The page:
MANILA: From Sept. 7, nearly 12,000 former members of the Philippines’ largest insurgency group, the Moro Islamic Liberation Front (MILF), are going back to normal life.
“We are set to decommission the first 30 percent of our combatants, scheduled on Sept. 7, tentatively. This will involve around 12,000 combatants, and the next 35 percent will be decommissioned after the regional security structure is set up,” Murad Ibrahim, chairman of MILF, said in an exclusive interview with Arab News.
He added that the final third will be decommissioned once “all the agreements have been officially implemented.”
Ibrahim knows a thing or two about second chances.
Once one of the most wanted insurgents in the Philippines, the 70-year-old former rebel turned MILF chief is today the interim chief minister of the newly-formed Bangsamoro Autonomous Region in Muslim Mindanao.
He’s hoping that the government will extend the same space to the first group of combatants to be decommissioned next month as MILF begins its political chapter in the restive south of the majority Catholic nation.
The process has been years in the making.
In 2014, the MILF signed a landmark deal with the government to end a separatist insurgency which killed nearly 120,000 people, displaced two million, and helped radical groups gain a foothold in the region since the 1970s.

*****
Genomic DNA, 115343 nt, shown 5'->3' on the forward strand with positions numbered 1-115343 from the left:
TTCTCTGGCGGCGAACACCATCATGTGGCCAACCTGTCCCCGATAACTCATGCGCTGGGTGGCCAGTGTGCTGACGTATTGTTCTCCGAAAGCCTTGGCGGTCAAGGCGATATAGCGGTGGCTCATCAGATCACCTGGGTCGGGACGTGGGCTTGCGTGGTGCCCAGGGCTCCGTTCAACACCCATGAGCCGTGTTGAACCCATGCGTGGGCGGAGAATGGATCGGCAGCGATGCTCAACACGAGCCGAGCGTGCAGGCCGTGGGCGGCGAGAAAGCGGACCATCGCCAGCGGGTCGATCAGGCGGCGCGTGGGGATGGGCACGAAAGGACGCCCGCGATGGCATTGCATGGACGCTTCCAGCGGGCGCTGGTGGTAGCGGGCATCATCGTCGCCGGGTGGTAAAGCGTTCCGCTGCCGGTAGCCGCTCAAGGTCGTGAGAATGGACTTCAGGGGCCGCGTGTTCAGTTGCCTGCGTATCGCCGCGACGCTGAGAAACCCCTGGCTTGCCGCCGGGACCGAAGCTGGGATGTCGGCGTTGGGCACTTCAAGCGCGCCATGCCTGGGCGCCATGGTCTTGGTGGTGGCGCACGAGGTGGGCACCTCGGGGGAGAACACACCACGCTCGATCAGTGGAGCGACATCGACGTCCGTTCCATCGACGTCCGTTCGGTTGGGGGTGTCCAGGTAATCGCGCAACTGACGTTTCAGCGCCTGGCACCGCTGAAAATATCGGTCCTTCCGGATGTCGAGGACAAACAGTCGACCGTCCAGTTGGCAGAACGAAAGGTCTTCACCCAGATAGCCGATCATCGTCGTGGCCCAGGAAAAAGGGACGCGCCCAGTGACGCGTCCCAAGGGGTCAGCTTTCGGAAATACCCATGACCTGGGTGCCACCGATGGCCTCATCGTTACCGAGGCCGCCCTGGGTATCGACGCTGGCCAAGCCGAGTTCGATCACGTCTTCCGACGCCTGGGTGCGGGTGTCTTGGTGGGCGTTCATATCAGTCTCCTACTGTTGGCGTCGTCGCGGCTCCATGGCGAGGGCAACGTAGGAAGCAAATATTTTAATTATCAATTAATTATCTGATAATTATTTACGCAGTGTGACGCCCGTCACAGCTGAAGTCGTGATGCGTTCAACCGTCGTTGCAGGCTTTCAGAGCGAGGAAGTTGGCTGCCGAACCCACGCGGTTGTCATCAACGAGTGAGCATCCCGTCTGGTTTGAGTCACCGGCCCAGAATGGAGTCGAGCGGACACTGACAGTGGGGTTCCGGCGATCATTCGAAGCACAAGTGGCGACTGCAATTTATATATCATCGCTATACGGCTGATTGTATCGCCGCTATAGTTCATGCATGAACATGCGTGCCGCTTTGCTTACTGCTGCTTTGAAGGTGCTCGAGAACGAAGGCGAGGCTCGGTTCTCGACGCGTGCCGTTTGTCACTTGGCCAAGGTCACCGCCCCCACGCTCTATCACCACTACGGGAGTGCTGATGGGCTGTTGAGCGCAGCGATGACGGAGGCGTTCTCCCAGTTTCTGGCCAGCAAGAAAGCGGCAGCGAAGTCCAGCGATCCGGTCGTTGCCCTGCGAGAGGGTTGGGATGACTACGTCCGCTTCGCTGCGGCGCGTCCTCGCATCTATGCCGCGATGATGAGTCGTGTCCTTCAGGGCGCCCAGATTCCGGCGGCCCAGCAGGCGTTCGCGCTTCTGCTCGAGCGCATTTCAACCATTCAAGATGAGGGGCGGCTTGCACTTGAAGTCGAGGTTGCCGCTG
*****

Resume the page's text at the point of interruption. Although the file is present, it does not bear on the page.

The pact which led to the formation of the Bangsamoro Basic Law (BBL) — a peace deal that will allow Muslims in the south to start moving toward achieving self-rule by 2022 — hopes to also tackle extremism and end half a century of conflict within Mindanao.
“We are already in the implementing process [of the BBL]. There are two tracks in the peace process. One is the political track, which includes the setting up of the Bangsamoro government, and the other is the normalization track, which also includes the decommissioning of our combatants,” he said.
In a landmark ratification, which had the support of the Philippine Congress and the Bangsamoro people, the BBL was passed in 2014.
Five years later, on March 29 this year, the Bangsamoro Transition Authority was launched.
“The transition government led by the MILF will serve as the governing structure in the territory in the Bangsamoro Autonomous Region in Muslim Mindanao. We are now fully functioning. The 15 different ministries… have already been set up and are functioning well… we have already passed around 15 laws during the four months of our operation of the government,” he said.
Next on the agenda, Ibrahim says, is to ensure that the first group of combatants are able to adapt to normal life.
“We have agreed with the Philippines government that there will be some waiving of qualifications both for the Philippine National Police and the Armed Forces of Philippines, so that any of our men who want to apply for enlistment will be … admitted,” he said.
The task, however, is not without its challenges.
“The first challenge we are facing is [that] we have been a revolutionary organization and so we have to transform from the revolutionary organization to governance,” he said.